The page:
Far from being relegated to simply maintenance activities, APM can be crucial in safeguarding against financial, public, and labor related...
One of the prime reasons for pursuing asset performance management (APM) is to optimize the availability and reliability of your assets while minimizing risk and costs. It is the primary reason companies decide to move beyond reactive maintenance. There always seems to be the delicate balance between not enough maintenance and too much maintenance. Either way, unexpected failures can not only lead to lost productivity and unexpected costs, they can result in far worse consequences, including being in the spotlight in national or international news.
When maintenance activities become part of the news
Before the fatal Germanwings Barcelona to Dusseldorf flight crash in the French Alps last week was determined to be a deliberate act, the speculation was that some type of failure incapacitated the crew and caused the accident. The big question was ‘how could that be?’ given the plane had undergone a significant preventative maintenance (PM) procedure just the day before. In this case it turns out maintenance was not the issue, but for the first two days it was the prime suspect.
In a situation just the day before at the Sugarloaf Ski Resort in Carrabassett Valley, Maine, a mechanical failure of the gearbox of a ski lift failed, disabling the braking system and resulting in seven injured riders with three hospitalized. Approximately 220 riders had to be evacuated off the lift. Just a day earlier the lift had undergone routine PM and had a daily inspection prior to use. That lift had passed an annual state inspection and dynamic load test in the last year and regularly had PM at weekly, monthly and yearly intervals, yet it still failed catastrophically. Stories like this seem to occur regularly and the reputation damage—even if short-term, such as in the German Wings accident, where maintenance was not the issue—can still have an impact.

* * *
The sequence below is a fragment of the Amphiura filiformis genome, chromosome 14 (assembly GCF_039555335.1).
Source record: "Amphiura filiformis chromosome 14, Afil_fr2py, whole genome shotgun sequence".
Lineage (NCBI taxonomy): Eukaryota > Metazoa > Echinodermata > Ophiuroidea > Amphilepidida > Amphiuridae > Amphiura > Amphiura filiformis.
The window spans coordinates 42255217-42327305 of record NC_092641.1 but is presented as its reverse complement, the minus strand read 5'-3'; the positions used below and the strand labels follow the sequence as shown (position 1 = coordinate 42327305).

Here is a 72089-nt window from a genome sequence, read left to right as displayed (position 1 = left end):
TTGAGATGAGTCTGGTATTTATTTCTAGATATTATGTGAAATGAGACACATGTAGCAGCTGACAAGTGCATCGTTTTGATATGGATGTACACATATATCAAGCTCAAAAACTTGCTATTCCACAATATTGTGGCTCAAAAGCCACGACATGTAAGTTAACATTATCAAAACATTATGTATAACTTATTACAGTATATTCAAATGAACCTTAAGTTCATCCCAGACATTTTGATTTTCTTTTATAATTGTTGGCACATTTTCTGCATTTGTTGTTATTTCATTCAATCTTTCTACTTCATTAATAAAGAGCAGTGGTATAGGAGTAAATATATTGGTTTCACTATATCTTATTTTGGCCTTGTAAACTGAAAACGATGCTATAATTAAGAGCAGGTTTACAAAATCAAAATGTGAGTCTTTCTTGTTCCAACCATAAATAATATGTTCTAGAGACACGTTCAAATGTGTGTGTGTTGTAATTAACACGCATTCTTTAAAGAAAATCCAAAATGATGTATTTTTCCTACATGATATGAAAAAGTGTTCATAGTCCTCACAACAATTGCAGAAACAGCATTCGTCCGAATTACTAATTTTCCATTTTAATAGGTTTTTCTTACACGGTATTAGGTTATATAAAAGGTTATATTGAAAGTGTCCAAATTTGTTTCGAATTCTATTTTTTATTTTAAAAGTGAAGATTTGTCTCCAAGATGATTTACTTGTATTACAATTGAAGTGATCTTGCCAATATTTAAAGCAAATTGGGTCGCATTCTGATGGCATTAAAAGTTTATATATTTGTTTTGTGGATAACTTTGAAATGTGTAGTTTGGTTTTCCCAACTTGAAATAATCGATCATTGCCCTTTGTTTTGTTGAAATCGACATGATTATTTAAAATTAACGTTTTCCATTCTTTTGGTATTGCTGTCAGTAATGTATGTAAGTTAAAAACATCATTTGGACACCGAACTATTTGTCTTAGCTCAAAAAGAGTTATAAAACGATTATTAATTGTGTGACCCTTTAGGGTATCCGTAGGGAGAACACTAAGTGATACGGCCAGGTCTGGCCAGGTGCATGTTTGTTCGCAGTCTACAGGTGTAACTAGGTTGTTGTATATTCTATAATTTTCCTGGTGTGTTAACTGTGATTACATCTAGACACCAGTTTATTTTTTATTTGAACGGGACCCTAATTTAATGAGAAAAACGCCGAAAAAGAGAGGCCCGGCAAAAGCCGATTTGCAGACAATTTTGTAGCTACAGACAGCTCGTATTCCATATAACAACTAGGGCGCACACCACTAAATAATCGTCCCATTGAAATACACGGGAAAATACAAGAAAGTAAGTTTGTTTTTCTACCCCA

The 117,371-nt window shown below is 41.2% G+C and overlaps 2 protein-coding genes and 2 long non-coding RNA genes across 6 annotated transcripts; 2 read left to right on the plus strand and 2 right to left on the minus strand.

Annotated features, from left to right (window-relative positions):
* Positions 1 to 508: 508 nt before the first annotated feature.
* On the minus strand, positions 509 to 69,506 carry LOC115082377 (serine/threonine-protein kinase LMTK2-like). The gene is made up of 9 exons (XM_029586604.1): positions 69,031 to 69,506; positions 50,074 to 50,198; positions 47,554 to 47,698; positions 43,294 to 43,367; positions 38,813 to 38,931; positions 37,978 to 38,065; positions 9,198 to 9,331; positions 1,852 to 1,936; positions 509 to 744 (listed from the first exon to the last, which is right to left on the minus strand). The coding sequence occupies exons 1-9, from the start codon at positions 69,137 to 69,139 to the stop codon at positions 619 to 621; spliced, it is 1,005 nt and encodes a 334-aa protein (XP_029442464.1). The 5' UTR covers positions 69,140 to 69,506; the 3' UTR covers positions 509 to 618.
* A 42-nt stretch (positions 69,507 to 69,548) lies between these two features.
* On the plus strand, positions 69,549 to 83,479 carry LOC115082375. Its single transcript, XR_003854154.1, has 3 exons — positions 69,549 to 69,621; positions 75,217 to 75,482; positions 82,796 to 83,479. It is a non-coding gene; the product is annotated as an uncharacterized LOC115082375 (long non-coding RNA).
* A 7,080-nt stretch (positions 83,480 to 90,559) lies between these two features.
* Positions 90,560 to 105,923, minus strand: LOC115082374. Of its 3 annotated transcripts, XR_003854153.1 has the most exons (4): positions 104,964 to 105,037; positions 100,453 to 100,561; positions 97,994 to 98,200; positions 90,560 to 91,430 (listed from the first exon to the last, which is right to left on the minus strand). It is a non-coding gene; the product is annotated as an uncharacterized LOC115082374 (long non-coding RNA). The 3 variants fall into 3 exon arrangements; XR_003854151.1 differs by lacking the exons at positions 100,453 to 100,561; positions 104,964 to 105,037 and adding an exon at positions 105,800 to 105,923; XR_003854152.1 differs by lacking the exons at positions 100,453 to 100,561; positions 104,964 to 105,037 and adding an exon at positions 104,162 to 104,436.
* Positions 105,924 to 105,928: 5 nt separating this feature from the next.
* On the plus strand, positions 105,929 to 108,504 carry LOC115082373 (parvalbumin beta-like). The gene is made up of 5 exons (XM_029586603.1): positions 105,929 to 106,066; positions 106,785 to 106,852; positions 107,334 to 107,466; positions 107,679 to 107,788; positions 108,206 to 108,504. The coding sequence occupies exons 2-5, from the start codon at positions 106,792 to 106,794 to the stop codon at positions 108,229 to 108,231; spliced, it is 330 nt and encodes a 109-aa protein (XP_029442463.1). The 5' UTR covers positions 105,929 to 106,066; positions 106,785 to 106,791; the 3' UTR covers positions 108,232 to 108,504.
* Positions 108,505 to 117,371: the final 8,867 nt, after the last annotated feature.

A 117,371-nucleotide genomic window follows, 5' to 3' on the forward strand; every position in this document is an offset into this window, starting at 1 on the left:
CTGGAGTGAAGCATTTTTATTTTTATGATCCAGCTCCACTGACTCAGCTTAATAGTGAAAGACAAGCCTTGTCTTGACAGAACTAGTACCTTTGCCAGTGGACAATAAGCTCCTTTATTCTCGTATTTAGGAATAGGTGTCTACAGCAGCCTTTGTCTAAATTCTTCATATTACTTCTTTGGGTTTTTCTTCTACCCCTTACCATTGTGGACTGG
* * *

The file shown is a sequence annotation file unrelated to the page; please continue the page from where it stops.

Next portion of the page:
Why too much maintenance is just as bad as not enough
One of the objectives of a good PM or predictive maintenance (PdM) program is to prevent failures by performing routine inspections and preventative repairs. Yet companies report that equipment that has been operating well, when taken offline for PM, can fail soon after return-to-service for a variety of reasons. A classic study done by on the Australian Defense Forces determined that PM activities can induce failures for a variety of reasons:
- Defective replacement parts introducing a mechanism not re-sent before PM.
- Incorrect procedures introducing anomalies that result in failures.
- Effectiveness issues such that maintenance procedure may not complete properly, such as seals seating or gaskets not sealing.
- Damage during maintenance may occur that goes undetected introducing a failure mechanism.
- Extended maintenance activity introducing lack-of-use cases where equipment operates best when in continuous service.
- Human error—i.e. people just executing the wrong activity.
There is also the fact that, particularly after significant rebuild activities, that the classic infant mortality bathtub curve also know as the P-F curve applies once again, so failures may seem to increase as a result of maintenance.
The solution lies in optimizing the maintenance interval
The goal of APM is to achieve operational excellence with you assets. This means maintaining at just the right interval. Classic PM programs, whether calendar or usage based typically either over- or under-maintain equipment.
The way to achieve this is to utilize both condition based maintenance (CBM) and reliability-centered maintenance (RCM) approaches on those critical assets, such as with the gearbox on the Sugarloaf ski lift. While not every asset demands the rigor of RCM, those assets whose failure can lead to injury or the loss of life really need the type of critical assessment that RCM provides to achieve a proper level of operational risk management (ORM).
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